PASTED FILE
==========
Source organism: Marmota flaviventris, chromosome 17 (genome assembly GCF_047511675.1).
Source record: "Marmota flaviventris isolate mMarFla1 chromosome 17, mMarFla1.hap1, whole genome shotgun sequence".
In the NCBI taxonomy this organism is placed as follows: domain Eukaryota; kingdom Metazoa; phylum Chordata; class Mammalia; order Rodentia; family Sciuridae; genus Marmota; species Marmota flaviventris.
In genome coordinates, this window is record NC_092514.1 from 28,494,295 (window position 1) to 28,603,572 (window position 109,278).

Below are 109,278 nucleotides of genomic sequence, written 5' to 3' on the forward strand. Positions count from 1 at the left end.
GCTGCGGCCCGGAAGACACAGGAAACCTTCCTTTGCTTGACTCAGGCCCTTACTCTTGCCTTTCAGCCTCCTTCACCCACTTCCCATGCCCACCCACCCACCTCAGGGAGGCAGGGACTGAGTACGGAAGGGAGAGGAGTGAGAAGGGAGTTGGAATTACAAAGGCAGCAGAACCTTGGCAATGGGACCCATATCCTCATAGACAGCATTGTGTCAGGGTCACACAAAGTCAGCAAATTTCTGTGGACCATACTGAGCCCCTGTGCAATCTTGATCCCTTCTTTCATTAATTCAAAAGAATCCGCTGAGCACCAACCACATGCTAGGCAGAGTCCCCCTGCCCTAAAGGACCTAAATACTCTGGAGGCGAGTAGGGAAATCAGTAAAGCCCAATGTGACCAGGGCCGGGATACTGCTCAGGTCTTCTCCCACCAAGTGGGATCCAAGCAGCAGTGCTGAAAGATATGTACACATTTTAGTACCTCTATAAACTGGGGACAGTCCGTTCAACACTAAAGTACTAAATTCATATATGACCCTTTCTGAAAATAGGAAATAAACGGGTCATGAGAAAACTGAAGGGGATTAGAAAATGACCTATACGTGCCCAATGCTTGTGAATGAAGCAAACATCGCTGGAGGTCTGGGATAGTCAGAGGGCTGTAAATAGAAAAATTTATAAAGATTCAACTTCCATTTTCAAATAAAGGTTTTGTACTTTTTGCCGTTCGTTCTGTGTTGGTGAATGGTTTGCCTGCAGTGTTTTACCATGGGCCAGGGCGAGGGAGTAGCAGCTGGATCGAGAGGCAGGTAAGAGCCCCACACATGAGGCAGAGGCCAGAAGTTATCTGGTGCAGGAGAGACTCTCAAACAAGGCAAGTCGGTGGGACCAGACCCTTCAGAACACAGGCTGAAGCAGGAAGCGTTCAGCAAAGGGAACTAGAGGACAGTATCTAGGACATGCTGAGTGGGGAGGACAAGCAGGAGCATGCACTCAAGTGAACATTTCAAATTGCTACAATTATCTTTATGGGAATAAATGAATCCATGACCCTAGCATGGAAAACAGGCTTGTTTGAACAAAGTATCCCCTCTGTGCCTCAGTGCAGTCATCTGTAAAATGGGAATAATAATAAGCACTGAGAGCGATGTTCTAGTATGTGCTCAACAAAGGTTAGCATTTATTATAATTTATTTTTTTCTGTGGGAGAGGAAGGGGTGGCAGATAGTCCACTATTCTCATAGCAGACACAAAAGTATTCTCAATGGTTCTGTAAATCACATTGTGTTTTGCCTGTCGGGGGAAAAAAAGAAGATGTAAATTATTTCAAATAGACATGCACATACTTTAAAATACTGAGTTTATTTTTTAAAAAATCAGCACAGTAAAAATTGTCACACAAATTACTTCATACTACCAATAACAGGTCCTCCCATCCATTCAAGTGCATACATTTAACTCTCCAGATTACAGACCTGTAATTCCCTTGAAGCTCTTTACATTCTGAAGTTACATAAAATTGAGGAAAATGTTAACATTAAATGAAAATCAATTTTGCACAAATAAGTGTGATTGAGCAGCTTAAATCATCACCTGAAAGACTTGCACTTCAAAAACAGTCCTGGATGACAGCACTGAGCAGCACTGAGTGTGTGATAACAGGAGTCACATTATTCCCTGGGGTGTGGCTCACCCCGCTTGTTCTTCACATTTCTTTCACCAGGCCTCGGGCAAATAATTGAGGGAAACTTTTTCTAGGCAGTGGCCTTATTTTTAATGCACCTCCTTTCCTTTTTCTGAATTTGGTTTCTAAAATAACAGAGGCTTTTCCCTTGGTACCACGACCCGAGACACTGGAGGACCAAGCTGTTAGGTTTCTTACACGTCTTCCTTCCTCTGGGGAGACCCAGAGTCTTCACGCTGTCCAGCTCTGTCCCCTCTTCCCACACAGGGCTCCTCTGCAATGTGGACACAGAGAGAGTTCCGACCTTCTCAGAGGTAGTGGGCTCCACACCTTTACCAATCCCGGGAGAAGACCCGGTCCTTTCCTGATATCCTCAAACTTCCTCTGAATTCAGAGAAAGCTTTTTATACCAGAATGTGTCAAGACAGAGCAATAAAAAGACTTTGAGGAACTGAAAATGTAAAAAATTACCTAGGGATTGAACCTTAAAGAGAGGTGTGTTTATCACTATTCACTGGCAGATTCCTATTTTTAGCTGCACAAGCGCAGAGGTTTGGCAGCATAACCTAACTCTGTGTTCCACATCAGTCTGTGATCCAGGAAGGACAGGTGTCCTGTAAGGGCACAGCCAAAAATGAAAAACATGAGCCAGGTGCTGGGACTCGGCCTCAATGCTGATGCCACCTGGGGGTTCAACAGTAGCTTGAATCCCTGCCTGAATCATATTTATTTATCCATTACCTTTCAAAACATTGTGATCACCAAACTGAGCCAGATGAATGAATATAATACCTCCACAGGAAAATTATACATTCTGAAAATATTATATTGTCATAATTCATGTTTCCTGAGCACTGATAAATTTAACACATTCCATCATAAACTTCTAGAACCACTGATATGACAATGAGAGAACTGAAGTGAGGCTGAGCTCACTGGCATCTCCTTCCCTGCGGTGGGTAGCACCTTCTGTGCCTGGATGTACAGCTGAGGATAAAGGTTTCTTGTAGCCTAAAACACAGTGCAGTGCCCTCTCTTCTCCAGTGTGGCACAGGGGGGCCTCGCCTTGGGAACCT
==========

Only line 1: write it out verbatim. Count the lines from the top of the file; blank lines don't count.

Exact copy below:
Source organism: Marmota flaviventris, chromosome 17 (genome assembly GCF_047511675.1).